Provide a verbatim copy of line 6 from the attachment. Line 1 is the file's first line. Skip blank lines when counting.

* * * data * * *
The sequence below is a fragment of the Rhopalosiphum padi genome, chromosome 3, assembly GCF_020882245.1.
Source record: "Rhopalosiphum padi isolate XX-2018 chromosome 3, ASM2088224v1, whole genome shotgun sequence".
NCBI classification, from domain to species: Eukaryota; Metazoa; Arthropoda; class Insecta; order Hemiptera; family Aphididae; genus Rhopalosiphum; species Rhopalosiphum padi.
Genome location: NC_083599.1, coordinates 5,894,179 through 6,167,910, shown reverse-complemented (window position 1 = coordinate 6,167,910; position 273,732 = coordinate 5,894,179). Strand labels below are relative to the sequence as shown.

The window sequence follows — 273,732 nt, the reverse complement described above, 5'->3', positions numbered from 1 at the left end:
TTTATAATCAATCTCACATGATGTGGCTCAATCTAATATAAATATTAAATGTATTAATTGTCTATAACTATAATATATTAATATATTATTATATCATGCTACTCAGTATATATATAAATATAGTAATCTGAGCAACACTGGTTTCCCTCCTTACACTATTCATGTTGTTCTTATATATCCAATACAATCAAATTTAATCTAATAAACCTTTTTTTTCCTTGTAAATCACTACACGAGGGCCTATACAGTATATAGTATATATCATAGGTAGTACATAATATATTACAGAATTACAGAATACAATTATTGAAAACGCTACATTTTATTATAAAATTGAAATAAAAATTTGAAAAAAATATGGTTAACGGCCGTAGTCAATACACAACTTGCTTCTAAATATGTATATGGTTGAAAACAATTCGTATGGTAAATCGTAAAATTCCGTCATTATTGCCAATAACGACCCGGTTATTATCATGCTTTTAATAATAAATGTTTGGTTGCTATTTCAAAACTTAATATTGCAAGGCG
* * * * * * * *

TTTATAATCAATCTCACATGATGTGGCTCAATCTAATATAAATATTAAATGTATTAATTGTCTATAACTATAATATATTAATATATTATTATATCATGCTACTCAGTATATATATAAATATAGTAATCTGAGCAACACTGGTTTCCCTCCTTACACTATTCATGTTGTTCTTATATATCCAATACAATCAAATTTAATCTAATAAACCTTTTTTTTCCTTGTAAATCACTACACGAGGGCCTATACAGTATATAGTATATATCATAGGTAGTACATAATATATTACAGAATTACAGAATACAATTATTGAAAACGCTACATTTTATTATAAAATTGAAATAAAAATTTGAAAAAAATATGGTTAACGGCCGTAGTCAATACACAACTTGCTTCTAAATATGTATATGGTTGAAAACAATTCGTATGGTAAATCGTAAAATTCCGTCATTATTGCCAATAACGACCCGGTTATTATCATGCTTTTAATAATAAATGTTTGGTTGCTATTTCAAAACTTAATATTGCAAGGCG